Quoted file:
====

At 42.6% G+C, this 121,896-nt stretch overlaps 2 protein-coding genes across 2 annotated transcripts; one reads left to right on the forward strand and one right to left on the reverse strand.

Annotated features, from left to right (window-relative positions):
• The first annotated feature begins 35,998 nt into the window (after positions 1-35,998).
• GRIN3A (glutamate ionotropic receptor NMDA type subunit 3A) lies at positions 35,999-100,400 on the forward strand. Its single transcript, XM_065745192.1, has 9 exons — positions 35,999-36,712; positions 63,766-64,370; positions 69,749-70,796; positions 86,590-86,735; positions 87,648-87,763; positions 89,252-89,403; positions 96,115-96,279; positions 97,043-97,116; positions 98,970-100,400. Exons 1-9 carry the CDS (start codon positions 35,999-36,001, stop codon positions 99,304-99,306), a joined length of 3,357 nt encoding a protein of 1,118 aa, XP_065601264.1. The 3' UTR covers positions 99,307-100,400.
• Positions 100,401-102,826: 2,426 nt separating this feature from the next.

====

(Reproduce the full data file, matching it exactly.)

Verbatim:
At 42.6% G+C, this 121,896-nt stretch overlaps 2 protein-coding genes across 2 annotated transcripts; one reads left to right on the forward strand and one right to left on the reverse strand.

Annotated features, from left to right (window-relative positions):
• The first annotated feature begins 35,998 nt into the window (after positions 1-35,998).
• GRIN3A (glutamate ionotropic receptor NMDA type subunit 3A) lies at positions 35,999-100,400 on the forward strand. Its single transcript, XM_065745192.1, has 9 exons — positions 35,999-36,712; positions 63,766-64,370; positions 69,749-70,796; positions 86,590-86,735; positions 87,648-87,763; positions 89,252-89,403; positions 96,115-96,279; positions 97,043-97,116; positions 98,970-100,400. Exons 1-9 carry the CDS (start codon positions 35,999-36,001, stop codon positions 99,304-99,306), a joined length of 3,357 nt encoding a protein of 1,118 aa, XP_065601264.1. The 3' UTR covers positions 99,307-100,400.
• Positions 100,401-102,826: 2,426 nt separating this feature from the next.